Another fine demonstration of the law of unintended consequences.
City council passes an ordinance telling people they can't smoke in the bar anymore, and that they should take their filthy habit outside.
Now that they're outside with their filthy habit, we don't want them loitering in the parking lot or on the sidewalk.
Advice for downtown revelers:
The next time your posse needs to take a smoke break, wait for a nearby light to change and then stand in the middle of the intersection. At least that way when the cops show up, you'll be hassled for a real crime, and by real authorities.
Joe must be in the running for the Nanny Bloomberg prize this year.....
I hope they will all walk, hand in hand, for thirty minutes, due east.
Wow. Who knew that the IRS had so many fans?
Our tax code is so massive that it is not possible for a plurality of Americans to file their own tax returns. Is that what we want? Is that the best we can do?
Should anyone be surprised that an administration would use political power to leverage the regulatory power of the IRS against their political enemies? FDR and Nixon did it. So has Obama. Or maybe it's just a coincidence that after "the shellacking" of the 2010 midterms (the product of the Tea Party groundswell), certain organizations affiliated with the Tea Party were targeted for "special" treatment by the IRS.
Even if Obama had nothing to do with this, the thought that a government entity would single out certain individuals or organizations, just because they happen to oppose the current administrations' policies, should give everyone pause to think about whether that is "government of, by, and for the people" that we all champion.
Heads must roll over this. Getting the acting head of the IRS to retire two weeks early is not addressing the problem.
IF you still think that the IRS is a model of efficiency, check out form 1023, the one that the 30 people who make up the Laurens County Tea Party had to file in order to raise funds as a non profit 501c4.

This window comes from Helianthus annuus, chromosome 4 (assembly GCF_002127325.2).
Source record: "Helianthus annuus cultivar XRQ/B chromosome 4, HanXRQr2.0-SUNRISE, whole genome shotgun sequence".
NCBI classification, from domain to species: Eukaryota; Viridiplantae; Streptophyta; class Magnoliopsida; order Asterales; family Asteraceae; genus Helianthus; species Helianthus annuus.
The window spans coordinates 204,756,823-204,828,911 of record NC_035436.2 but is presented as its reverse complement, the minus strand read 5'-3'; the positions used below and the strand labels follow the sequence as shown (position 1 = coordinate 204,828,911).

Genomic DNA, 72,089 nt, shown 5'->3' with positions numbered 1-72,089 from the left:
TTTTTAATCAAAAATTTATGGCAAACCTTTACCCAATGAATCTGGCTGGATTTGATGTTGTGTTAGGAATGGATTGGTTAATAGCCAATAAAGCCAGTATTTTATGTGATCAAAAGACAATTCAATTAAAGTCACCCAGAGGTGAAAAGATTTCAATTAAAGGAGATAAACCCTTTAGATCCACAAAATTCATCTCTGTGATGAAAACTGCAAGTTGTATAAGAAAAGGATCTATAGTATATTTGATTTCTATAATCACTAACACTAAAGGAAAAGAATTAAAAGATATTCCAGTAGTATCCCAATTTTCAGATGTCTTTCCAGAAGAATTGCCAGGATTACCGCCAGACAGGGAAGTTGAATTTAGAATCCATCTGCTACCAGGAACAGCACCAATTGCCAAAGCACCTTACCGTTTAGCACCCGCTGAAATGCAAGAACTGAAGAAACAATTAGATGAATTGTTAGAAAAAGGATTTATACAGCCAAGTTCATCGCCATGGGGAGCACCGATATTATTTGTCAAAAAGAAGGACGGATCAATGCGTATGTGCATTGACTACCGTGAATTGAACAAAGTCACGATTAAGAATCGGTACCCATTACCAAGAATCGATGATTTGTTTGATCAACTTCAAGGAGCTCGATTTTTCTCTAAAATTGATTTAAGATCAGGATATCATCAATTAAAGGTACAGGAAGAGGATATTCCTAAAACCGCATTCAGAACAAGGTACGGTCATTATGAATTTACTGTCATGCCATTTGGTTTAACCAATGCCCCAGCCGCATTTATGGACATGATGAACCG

Read the whole form. See you in an hour.
Then come back and tell me how the IRS cannot be improved upon.
It's time to scrap the current tax code and implement a flat tax. If 10% is enough for God, it should be enough for the government, too.
One more thing. MoveOn.org is a 501c4 organization with a PAC. Mr. Hamilton's assertion that the Tea Party is "primarily a political organization" is reason enough to deny it 501c4 status rings a bit hollow, in light of these statements from MoveOn's website:
"MoveOn is a community of more than 8 million Americans from all walks of life who are using the most innovative technology to lead, participate in, and win campaigns for progressive change........MoveOn members have been part of game-changing electoral victories, including the 2006 Democratic takeover of the House of Representatives, and the election and re-election of President Obama."
That sounds suspiciously like a group that might be "primarily a political organization". I wonder if future IRS commissioners should reexamine MoveOn's 501c4 status?
Sauce for the goose, eh, Mr. Hamilton?
Sanford did not beat Colbert-Busch.
He beat Nancy Pelosi and the entire DNC machine. He beat them despite being outspent. He beat them despite being cut off from the support of his own party. And he beat them all thoroughly. It wasn't even close.
A million dollar smear campaign made him toxic to even his own party, yet, a plurality of voters preferred the shame of being represented by the luv guv over the thought of empowering the Democrat party with control of the House.
Democrats wanted this campaign to be a referendum on Mark Sanford's personal shortcomings. Sanford made the campaign a referendum on the national Democrat party and its leadership.
Note to Democrats: This speaks volumes about your popularity.
Does he even read this stuff after he writes it?
Second to last paragraph:
"It may be true that there are outdated regulations......"
Sounds like he's on the fence about over regulation.
Followed by (in the same sentence):
"...the morass of regulatory legislation..."
Which (correctly) describes the current regulatory structure in the US.
Knee jerk liberals like to point to the successes of their regulatory culture, but often omit the fact that most businesses do a better job of regulating themselves than the government ever can. Food producers work hard to produce safe food, not because the government mandates it, but because killing your customers with tainted food is the quickest way to go out of business.
We are not Bangladesh. We have building codes and building inspectors. When the next big earthquake hits California, no amount of regulation will prop up buildings that were constructed before architects understood and implemented seismic design techniques. In Mat's fantasy utopia, we would tear down all those deficient structures and build new ones, putting "the people" back to work in the process. All of which can be paid for with golden goose eggs and treasury notes from the White House's money tree.
Regulation and compliance are an expense to business operation. All of which is ultimately passed on to consumers.
When a liberal says he wants more regulation, you should be hearing "I want to raise the cost of what you pay for things."
If you want a libertarian viewpoint on regulations, their effectiveness and costs, I suggest you check out John Stossel's reporting on the subject, available on the (gasp!) largely unregulated internet. Go there, if you dare.
I wonder if Mat thinks we need to better regulate the internet?
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